on old releases

Gregory Szorc recently wrote a laundry list of reasons for ditching support for old Python releases.  I think this list of reasons to upgrade misses the larger point in providing software for other people: You do not get to tell your users what to do.

Maybe those users don’t have sufficient control over their working environments to install a new version of Python.  (Webhosts and university computers are the two examples that spring to mind immediately.  Enterprise environments have similar constraints.)  Maybe those users rely on certain APIs only available in older versions of Python and don’t wish to take an indeterminate amount of time to rewrite (retest, recertify, etc. etc.) their software.  Maybe those users rely on certain APIs that were changed to operate differently in newer releases and don’t want to engage in an extensive audit of their codebase to fix those incompatibilities.  Maybe those users are using other packages that are incompatible with later Python releases and cannot upgrade.  Maybe those users are just rationally lazy and don’t want to deal with downloading, configuring, and installing a new version of Python, plus dealing with inevitable fallout, when the old version has worked Just Fine for everything else.  The list goes on and on.  (Of course, these reasons are not applicable to just Python; feel free to substitute your favorite language X or favorite extensible program X or what have you.)

Microsoft is the best example I can think of for backwards compatibility.  New Windows releases have gone to significant lengths to make it possible to run applications for older versions of Windows, whatever faults those applications may have.  Raymond Chen’s blog documents a number of extraordinary things Windows does under the hood to make outright buggy and/or undocumented-internals-groveling programs that worked under previous versions of Windows still work under newer ones.  You can, of course, argue that this has taken significant engineering effort that could have been put to use doing “better” things.  But Microsoft’s evaluation of “better” clearly includes “how much pain will this inflict on our customers?”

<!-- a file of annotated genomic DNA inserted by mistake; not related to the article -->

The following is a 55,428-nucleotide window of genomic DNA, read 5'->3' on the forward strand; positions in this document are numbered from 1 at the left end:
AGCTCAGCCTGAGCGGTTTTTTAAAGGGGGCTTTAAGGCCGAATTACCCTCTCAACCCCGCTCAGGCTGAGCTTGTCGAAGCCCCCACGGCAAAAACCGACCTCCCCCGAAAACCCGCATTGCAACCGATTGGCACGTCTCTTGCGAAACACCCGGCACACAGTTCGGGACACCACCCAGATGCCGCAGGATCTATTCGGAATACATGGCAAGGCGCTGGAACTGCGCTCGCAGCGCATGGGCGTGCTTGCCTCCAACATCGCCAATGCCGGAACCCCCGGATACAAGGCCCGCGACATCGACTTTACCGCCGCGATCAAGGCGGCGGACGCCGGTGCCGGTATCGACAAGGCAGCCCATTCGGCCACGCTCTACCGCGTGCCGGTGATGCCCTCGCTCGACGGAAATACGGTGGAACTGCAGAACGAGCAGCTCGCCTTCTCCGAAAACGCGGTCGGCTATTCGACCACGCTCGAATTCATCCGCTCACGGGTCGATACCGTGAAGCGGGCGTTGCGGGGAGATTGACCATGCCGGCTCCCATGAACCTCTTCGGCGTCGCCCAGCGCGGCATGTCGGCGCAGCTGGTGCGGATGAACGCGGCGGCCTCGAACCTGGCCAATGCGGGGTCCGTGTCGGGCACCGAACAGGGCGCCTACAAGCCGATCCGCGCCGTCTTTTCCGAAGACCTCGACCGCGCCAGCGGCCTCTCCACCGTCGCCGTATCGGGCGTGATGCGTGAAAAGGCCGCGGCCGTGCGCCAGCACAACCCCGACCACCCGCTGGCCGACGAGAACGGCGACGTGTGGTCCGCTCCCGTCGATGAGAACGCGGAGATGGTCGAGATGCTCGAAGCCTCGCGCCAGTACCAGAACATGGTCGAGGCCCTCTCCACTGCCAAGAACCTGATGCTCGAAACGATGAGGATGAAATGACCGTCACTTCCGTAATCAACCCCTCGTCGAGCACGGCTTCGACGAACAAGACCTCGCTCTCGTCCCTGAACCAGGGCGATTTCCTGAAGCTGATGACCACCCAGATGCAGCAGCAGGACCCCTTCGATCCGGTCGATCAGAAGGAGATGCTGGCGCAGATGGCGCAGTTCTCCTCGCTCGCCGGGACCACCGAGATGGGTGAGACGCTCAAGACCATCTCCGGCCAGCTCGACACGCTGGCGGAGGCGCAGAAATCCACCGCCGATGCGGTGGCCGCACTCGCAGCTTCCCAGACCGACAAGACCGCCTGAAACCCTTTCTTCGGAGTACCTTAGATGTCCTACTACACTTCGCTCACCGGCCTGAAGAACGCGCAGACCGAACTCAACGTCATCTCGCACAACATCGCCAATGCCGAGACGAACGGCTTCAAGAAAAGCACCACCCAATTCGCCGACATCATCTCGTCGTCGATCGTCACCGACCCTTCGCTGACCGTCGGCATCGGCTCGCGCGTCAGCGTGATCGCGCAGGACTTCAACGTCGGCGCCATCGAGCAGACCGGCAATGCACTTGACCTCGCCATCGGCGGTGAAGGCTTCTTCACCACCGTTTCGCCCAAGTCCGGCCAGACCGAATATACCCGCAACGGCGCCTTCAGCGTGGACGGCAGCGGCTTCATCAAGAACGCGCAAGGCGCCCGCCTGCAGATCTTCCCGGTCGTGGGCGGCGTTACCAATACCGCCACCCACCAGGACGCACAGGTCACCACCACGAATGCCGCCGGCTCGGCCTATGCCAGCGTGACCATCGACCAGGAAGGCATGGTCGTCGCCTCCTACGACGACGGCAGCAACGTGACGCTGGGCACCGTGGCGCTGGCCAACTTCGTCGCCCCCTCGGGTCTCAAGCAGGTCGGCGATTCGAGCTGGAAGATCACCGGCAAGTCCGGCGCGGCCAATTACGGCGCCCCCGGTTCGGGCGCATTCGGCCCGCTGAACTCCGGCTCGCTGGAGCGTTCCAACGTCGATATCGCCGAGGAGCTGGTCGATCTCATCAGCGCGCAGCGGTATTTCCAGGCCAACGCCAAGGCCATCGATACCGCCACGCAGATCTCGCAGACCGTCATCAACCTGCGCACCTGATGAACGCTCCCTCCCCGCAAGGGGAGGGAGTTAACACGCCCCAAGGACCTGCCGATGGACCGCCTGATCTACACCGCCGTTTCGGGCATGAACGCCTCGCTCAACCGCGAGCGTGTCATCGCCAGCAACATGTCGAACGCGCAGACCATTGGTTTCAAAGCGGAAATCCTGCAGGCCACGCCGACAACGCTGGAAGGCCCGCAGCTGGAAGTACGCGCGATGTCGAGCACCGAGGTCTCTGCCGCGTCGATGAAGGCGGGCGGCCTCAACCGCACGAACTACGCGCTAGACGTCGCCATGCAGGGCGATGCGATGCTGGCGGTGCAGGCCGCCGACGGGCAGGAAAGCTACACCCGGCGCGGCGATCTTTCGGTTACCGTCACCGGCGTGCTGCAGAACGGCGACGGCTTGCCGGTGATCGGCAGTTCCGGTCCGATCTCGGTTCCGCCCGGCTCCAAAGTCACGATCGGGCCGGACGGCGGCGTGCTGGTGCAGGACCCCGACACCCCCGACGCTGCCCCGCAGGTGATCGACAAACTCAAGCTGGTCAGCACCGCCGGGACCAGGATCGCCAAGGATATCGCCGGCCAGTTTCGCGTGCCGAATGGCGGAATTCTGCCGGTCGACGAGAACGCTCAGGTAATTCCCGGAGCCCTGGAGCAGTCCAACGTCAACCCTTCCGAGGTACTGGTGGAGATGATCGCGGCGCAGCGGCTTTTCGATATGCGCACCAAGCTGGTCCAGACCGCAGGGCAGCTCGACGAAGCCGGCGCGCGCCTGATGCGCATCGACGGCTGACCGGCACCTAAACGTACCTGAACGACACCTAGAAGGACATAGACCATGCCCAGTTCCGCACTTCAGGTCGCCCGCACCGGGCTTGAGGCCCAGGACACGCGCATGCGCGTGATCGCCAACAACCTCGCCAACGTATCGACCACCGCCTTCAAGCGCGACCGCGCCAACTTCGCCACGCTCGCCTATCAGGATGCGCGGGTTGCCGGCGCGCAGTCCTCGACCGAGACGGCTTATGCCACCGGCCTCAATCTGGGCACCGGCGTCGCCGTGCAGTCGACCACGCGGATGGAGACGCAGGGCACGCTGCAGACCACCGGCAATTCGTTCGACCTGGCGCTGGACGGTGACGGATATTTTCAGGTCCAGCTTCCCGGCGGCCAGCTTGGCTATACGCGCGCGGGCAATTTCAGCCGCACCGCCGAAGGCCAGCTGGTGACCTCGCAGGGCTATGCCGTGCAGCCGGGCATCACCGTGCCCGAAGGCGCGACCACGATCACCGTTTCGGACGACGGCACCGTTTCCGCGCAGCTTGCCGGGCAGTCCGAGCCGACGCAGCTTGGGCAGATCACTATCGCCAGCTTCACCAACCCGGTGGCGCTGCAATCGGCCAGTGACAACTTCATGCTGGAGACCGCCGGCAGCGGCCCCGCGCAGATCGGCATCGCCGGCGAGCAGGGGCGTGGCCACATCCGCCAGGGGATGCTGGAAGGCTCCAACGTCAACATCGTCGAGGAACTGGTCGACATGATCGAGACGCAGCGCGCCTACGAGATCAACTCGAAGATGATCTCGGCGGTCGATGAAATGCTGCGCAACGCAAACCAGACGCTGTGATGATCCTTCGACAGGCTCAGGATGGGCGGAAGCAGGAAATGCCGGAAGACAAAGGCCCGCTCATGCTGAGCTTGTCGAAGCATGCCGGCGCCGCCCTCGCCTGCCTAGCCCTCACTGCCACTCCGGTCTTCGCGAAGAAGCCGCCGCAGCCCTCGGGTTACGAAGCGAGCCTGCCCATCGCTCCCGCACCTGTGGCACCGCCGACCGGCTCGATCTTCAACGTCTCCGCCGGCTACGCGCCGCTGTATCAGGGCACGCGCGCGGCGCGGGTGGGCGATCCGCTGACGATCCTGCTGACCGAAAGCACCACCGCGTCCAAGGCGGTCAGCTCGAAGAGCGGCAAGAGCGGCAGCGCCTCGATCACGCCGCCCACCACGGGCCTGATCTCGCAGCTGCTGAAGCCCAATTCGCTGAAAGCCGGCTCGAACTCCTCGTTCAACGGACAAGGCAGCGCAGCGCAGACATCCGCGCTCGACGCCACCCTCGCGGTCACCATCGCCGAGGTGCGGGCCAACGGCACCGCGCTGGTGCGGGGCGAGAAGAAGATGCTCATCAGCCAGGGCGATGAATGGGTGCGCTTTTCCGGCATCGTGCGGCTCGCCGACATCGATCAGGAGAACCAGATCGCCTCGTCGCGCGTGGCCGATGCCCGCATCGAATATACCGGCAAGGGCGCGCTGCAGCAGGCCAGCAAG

And that’s the point: you are trading off some perceived (and make no mistake, it is perceived) benefit to yourself as a developer of software X against the agony of some unknown number of users as your changes break their world.  Maybe you’ve decided that this agony is small enough: I’ve seen some great examples of this from the DOM/Content folks as they install Telemetry probes to measure how many users might be impacted by backwards-incompatible changes.  Maybe you’ve decided that you have a small enough community of users and they are all enthusiastic enough to adopt whatever you decided to do, even if it breaks things.  (You might be surprised at just how “small” your community is, though.)  Maybe you’ve decided that ditching the old stuff really is necessary and appropriate (hi Australis!).  Maybe you’ve decided that you simply don’t care about the agony of your users, or that the sharp spike in curses uttered against your household don’t matter.  (If you take this last approach, please don’t write any software that I use.)

I realize that using the new shiny stuff in Python, or C++, or whatever generally makes life nicer as a developer.  But I think developers tend (myself included) to systematically underestimate the amount of agony that user-facing changes cause.  Even when we know we are prone to doing so.

6 responses

  1. Robert wrote on :